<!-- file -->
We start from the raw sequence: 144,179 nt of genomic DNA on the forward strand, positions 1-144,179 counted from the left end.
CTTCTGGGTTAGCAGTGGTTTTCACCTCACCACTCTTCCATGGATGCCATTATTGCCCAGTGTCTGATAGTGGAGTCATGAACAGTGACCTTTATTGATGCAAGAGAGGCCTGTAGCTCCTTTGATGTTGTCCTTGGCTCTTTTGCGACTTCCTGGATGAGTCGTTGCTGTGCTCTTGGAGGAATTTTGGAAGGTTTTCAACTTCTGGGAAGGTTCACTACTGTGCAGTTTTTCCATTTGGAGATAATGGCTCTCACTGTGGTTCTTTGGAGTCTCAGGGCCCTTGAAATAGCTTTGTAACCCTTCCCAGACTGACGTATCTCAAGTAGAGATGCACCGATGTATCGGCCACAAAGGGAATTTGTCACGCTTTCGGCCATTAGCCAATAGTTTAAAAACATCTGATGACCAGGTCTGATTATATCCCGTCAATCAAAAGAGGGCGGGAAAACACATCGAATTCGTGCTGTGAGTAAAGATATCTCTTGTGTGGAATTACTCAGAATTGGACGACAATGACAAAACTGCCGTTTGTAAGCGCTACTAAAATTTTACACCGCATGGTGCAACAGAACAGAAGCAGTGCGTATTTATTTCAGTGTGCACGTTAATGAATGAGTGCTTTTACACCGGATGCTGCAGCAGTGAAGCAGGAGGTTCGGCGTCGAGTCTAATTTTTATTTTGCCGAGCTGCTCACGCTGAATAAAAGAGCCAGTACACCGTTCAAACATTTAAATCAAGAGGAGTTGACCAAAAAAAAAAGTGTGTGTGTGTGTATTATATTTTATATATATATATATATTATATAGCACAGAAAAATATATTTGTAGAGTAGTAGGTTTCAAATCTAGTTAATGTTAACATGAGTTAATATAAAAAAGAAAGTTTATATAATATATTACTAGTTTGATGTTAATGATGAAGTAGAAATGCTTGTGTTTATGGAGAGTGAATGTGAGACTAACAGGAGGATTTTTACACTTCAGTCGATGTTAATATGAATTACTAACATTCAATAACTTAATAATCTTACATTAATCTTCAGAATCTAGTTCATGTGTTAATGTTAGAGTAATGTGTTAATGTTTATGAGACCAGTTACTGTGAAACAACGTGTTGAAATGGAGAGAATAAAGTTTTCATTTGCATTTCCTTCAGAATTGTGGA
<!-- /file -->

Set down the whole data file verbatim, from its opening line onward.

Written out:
We start from the raw sequence: 144,179 nt of genomic DNA on the forward strand, positions 1-144,179 counted from the left end.
CTTCTGGGTTAGCAGTGGTTTTCACCTCACCACTCTTCCATGGATGCCATTATTGCCCAGTGTCTGATAGTGGAGTCATGAACAGTGACCTTTATTGATGCAAGAGAGGCCTGTAGCTCCTTTGATGTTGTCCTTGGCTCTTTTGCGACTTCCTGGATGAGTCGTTGCTGTGCTCTTGGAGGAATTTTGGAAGGTTTTCAACTTCTGGGAAGGTTCACTACTGTGCAGTTTTTCCATTTGGAGATAATGGCTCTCACTGTGGTTCTTTGGAGTCTCAGGGCCCTTGAAATAGCTTTGTAACCCTTCCCAGACTGACGTATCTCAAGTAGAGATGCACCGATGTATCGGCCACAAAGGGAATTTGTCACGCTTTCGGCCATTAGCCAATAGTTTAAAAACATCTGATGACCAGGTCTGATTATATCCCGTCAATCAAAAGAGGGCGGGAAAACACATCGAATTCGTGCTGTGAGTAAAGATATCTCTTGTGTGGAATTACTCAGAATTGGACGACAATGACAAAACTGCCGTTTGTAAGCGCTACTAAAATTTTACACCGCATGGTGCAACAGAACAGAAGCAGTGCGTATTTATTTCAGTGTGCACGTTAATGAATGAGTGCTTTTACACCGGATGCTGCAGCAGTGAAGCAGGAGGTTCGGCGTCGAGTCTAATTTTTATTTTGCCGAGCTGCTCACGCTGAATAAAAGAGCCAGTACACCGTTCAAACATTTAAATCAAGAGGAGTTGACCAAAAAAAAAAGTGTGTGTGTGTGTATTATATTTTATATATATATATATATTATATAGCACAGAAAAATATATTTGTAGAGTAGTAGGTTTCAAATCTAGTTAATGTTAACATGAGTTAATATAAAAAAGAAAGTTTATATAATATATTACTAGTTTGATGTTAATGATGAAGTAGAAATGCTTGTGTTTATGGAGAGTGAATGTGAGACTAACAGGAGGATTTTTACACTTCAGTCGATGTTAATATGAATTACTAACATTCAATAACTTAATAATCTTACATTAATCTTCAGAATCTAGTTCATGTGTTAATGTTAGAGTAATGTGTTAATGTTTATGAGACCAGTTACTGTGAAACAACGTGTTGAAATGGAGAGAATAAAGTTTTCATTTGCATTTCCTTCAGAATTGTGGA